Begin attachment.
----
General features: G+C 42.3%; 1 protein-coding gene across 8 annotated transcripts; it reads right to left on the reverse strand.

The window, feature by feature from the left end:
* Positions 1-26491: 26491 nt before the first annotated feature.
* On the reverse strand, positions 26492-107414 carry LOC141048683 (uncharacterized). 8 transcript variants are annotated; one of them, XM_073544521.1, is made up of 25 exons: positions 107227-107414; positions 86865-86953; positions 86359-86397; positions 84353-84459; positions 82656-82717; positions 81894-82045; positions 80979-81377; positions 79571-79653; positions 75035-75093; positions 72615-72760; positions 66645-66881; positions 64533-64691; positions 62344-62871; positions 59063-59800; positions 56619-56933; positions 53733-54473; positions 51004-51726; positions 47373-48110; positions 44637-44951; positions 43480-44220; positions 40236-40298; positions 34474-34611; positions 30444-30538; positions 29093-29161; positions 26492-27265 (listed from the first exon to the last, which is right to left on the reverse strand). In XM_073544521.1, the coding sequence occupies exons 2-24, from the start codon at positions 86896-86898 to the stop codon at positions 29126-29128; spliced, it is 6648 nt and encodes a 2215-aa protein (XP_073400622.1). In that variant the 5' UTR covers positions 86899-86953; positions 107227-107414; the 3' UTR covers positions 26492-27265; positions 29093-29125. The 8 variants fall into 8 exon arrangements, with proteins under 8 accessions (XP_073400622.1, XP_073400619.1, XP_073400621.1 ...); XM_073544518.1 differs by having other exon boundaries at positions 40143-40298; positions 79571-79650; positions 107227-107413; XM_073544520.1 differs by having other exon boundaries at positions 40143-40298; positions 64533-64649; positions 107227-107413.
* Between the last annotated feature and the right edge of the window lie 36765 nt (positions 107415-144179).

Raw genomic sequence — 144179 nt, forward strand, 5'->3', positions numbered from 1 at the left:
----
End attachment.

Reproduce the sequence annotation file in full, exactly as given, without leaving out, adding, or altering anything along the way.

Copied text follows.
General features: G+C 42.3%; 1 protein-coding gene across 8 annotated transcripts; it reads right to left on the reverse strand.

The window, feature by feature from the left end:
* Positions 1-26491: 26491 nt before the first annotated feature.
* On the reverse strand, positions 26492-107414 carry LOC141048683 (uncharacterized). 8 transcript variants are annotated; one of them, XM_073544521.1, is made up of 25 exons: positions 107227-107414; positions 86865-86953; positions 86359-86397; positions 84353-84459; positions 82656-82717; positions 81894-82045; positions 80979-81377; positions 79571-79653; positions 75035-75093; positions 72615-72760; positions 66645-66881; positions 64533-64691; positions 62344-62871; positions 59063-59800; positions 56619-56933; positions 53733-54473; positions 51004-51726; positions 47373-48110; positions 44637-44951; positions 43480-44220; positions 40236-40298; positions 34474-34611; positions 30444-30538; positions 29093-29161; positions 26492-27265 (listed from the first exon to the last, which is right to left on the reverse strand). In XM_073544521.1, the coding sequence occupies exons 2-24, from the start codon at positions 86896-86898 to the stop codon at positions 29126-29128; spliced, it is 6648 nt and encodes a 2215-aa protein (XP_073400622.1). In that variant the 5' UTR covers positions 86899-86953; positions 107227-107414; the 3' UTR covers positions 26492-27265; positions 29093-29125. The 8 variants fall into 8 exon arrangements, with proteins under 8 accessions (XP_073400622.1, XP_073400619.1, XP_073400621.1 ...); XM_073544518.1 differs by having other exon boundaries at positions 40143-40298; positions 79571-79650; positions 107227-107413; XM_073544520.1 differs by having other exon boundaries at positions 40143-40298; positions 64533-64649; positions 107227-107413.
* Between the last annotated feature and the right edge of the window lie 36765 nt (positions 107415-144179).

Raw genomic sequence — 144179 nt, forward strand, 5'->3', positions numbered from 1 at the left: